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Imperial Oil deploys drones for more efficient bitumen recovery

Based at their Kearl Oil Sands Site in Alberta, Imperial Oil’s unmanned aerial vehicle (UAV) pilot project demonstrates how to get daily mine face snapshots, in 3D, that are accurate down to the centimetre.

Imperial Oil is a large, integrated Canadian petroleum company affiliated with ExxonMobil. It owns assets across Canada, including the Kearl Oil Sands Site, which is one of Canada’s largest open-pit mining operations and which is situated in the Athabasca Oil Sands Region. Sherry Qing, a geomatics engineer on the Surface Geomatics and GIS Support Team at Imperial Oil, shares how her team used unmanned aerial vehicles (UAVs) and Esri software to digitally transform how site geologists perform geological interpretations  to ensure that mining happens in the most efficient way possible.

Imperial’s team transformed their existing, highly labour-intensive process, in which site geologists manually stitched photos together. This process could introduce up to 100 m of error. Using drones, they are now able to create easily shareable, high-resolution 2D imageries and 3D models of the mine face with centimetre-level accuracy, allowing geologists to better guide engineering and operations to maximize production.


In the mine pit at the Kearl Oil Sands Site (also known as “Kearl”), the oil sands are excavated by large shovels and transported by trucks for further extraction and treatment in Imperial Oil’s plants. The amount of bitumen that can be recovered depends on the work of site geologists, who evaluate how ore grade and embedded waste seams vary within the ore body from the exposed surface of the mine—known as the facies—for priority areas every day. The more accurate the site geologists’ interpretations are, the higher operational efficiency can be.

Developing these geological interpretations and models involves a lot of data gathering and processing effort. Site geologists drive out to the mine pit every day with handheld cameras. They then go into the pit and take photos of the mine face from at least 50 m away as a safety precaution. Once they’ve taken the photos, the geologists upload the images to their computers, then manually stitch the photos together using image editing software to get a composite image of the mine face. They crop out operations vehicles and visible sky, for example, and try to minimize the distortions inevitably introduced by taking photos from a single point perspective and from a low angle.

Although the photos are taken by professionals, there’s always a hazard of the mine face being obscured in the photos because they need to be taken from inside an active operations area. Equipment, vehicles, shadow and dust are always present in an environment like this. Not only that, but site geologists can only take photos within a short timeframe due to safety concerns associated with them being in the mine pit.

After editing the photos, the site geologists manually georeference the composites based on weekly as-built data and the approximate locations at which they took the photos. Because the photos can be obscured or distorted in so many ways, inaccuracies in georeferencing are inevitably introduced. Normally these errors are in the tens of metres, but sometimes up to 100 m of error can creep in.

A screenshot of Imperial Oil's old process for capturing mine face data. The image is made up of several panoramic photographs of a mine face. The photographs have been manually pasted together and the sky has been edited out. The mine face looks like a flat wall of rock and soil.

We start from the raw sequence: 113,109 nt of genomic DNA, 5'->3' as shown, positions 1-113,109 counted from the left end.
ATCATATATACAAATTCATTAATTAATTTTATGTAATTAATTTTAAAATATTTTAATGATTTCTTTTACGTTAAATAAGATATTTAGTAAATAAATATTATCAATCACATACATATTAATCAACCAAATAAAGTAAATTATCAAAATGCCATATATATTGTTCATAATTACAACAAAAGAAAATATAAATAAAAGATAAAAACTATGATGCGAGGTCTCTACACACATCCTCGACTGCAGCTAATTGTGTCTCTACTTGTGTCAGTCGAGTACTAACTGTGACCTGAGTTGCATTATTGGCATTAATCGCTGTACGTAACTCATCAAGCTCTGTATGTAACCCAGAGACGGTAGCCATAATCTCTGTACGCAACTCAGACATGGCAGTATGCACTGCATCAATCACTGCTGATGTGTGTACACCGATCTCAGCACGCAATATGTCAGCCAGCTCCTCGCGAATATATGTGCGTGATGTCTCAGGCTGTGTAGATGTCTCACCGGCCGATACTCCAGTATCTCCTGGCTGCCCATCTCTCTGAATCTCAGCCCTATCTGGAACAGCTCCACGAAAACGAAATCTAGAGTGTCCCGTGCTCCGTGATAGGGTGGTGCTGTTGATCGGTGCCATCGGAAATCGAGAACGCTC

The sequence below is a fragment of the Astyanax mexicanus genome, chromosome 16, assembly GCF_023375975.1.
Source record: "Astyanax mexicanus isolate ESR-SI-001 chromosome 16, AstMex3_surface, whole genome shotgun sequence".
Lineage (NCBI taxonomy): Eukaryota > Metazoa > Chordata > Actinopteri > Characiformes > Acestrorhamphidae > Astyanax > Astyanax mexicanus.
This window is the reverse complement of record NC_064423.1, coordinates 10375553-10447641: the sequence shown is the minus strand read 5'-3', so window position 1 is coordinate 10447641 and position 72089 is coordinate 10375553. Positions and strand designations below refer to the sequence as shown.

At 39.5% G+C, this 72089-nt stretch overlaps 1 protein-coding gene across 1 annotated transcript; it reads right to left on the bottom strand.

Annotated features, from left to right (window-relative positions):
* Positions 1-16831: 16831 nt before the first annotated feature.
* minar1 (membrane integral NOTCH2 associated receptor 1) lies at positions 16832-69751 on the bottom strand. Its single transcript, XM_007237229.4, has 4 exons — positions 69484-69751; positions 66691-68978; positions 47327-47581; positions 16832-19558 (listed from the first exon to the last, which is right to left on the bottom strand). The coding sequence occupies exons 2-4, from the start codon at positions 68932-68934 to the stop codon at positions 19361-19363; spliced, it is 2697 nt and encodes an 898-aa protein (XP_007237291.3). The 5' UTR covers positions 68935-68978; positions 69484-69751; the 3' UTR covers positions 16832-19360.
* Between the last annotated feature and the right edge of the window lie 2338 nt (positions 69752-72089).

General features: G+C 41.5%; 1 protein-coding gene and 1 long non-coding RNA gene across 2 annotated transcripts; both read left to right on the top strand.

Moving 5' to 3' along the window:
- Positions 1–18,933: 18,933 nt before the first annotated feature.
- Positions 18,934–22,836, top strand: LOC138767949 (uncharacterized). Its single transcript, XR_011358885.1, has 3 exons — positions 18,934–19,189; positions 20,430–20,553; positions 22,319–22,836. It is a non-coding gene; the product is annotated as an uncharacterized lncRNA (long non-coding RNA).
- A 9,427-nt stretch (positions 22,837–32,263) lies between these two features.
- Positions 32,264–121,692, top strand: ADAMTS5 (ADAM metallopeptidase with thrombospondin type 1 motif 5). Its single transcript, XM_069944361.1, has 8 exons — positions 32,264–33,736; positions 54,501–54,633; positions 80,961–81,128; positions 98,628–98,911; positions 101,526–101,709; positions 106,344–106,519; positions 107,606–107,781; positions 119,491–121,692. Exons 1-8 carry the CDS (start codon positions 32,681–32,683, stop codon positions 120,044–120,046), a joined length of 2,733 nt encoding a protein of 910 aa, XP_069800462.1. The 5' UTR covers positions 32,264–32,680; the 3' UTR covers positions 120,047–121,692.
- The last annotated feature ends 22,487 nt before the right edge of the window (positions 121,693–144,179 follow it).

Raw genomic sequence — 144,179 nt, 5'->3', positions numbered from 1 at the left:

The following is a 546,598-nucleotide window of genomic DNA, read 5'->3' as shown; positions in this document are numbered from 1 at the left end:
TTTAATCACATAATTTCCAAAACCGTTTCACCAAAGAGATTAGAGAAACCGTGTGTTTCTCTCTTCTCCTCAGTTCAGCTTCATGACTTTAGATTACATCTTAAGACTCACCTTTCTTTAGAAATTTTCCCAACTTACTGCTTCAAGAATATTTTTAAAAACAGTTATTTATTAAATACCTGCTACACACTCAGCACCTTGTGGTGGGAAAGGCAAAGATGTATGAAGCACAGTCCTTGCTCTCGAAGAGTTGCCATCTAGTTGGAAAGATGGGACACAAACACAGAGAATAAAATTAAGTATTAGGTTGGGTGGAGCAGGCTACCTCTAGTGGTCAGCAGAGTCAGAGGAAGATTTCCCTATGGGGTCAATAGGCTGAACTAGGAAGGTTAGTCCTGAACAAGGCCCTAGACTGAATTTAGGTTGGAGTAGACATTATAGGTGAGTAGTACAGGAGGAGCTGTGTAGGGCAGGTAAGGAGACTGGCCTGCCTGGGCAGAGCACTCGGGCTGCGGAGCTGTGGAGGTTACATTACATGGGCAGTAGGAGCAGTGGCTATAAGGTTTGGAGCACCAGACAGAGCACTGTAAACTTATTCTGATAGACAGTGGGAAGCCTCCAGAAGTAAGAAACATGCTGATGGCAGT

An example of the type of panoramic composite image developed by site geologists at Imperial. These images can take many hours to produce, factoring in travel to the site to take photos from ground level, photo editing and manually georeferencing the photos.

This highly manual workflow—taking, editing and georeferencing the photos—takes many hours, with some batches of photos taking more time than others to process, depending on the quality of the data captured and the experience of the geologist.

Once processed, the site geologists use the composite photos to make geological interpretations, build models and make day-to-day decisions about mining operations. They’re also used to support longer-term planning and prediction. The more accurate the composites, the more efficient the mining—and the less environmentally impactful, given that efficient mining results in fewer tailings. Of course, the other side of the coin is that inaccurate photos negatively affect efficiency.

Having seen an opportunity to transform the way that site geologists capture the mine face and make interpretations, Sherry worked with key individuals from Imperial Oil’s Kearl geoscience team, its Heavy Oil Mining Research group, contacts on site and third party contractors to test the use of UAVs for taking photos of the mine face. This had never been done before at Imperial.


Sherry first joined the UAV initiative in the fall of 2018 and supported multiple trials in 2019. The goal was to develop an efficient, robust workflow that used new technology to reduce post-processing effort. The team also wanted to be able to visualize the mine face in both 2D and 3D.

To provide a basis for the pilot project, a contractor team performed test flights with UAVs. Sherry then processed the collected data using the ortho mapping tool in ArcGIS Pro. She immediately saw a huge improvement in data quality compared to the previous workflow. Not only that, but also, having better access to areas that were otherwise difficult to enter on foot due to safety concerns meant potentially huge safety improvements for site geologists. The pilot proceeded.

Of course, magic doesn’t happen overnight. To get the team and contractors prepared for further test flights, safety training and site orientations were required. This ensured that Imperial’s six test flights, conducted from July to September 2019, met all safety requirements. Internal employees were also trained on drone operation so that the work could be brought in-house.

The pilot workflow always begins with a drone flight. Imperial plans to direct the UAV to acquire mine face data and process it to generate high-resolution, georeferenced outputs in both 2D and 3D. Thanks to its ability to shoot the same mine face from multiple camera angles, the UAV can “see around” active mining equipment, unlike a site geologist taking photos at ground level from a single fixed point.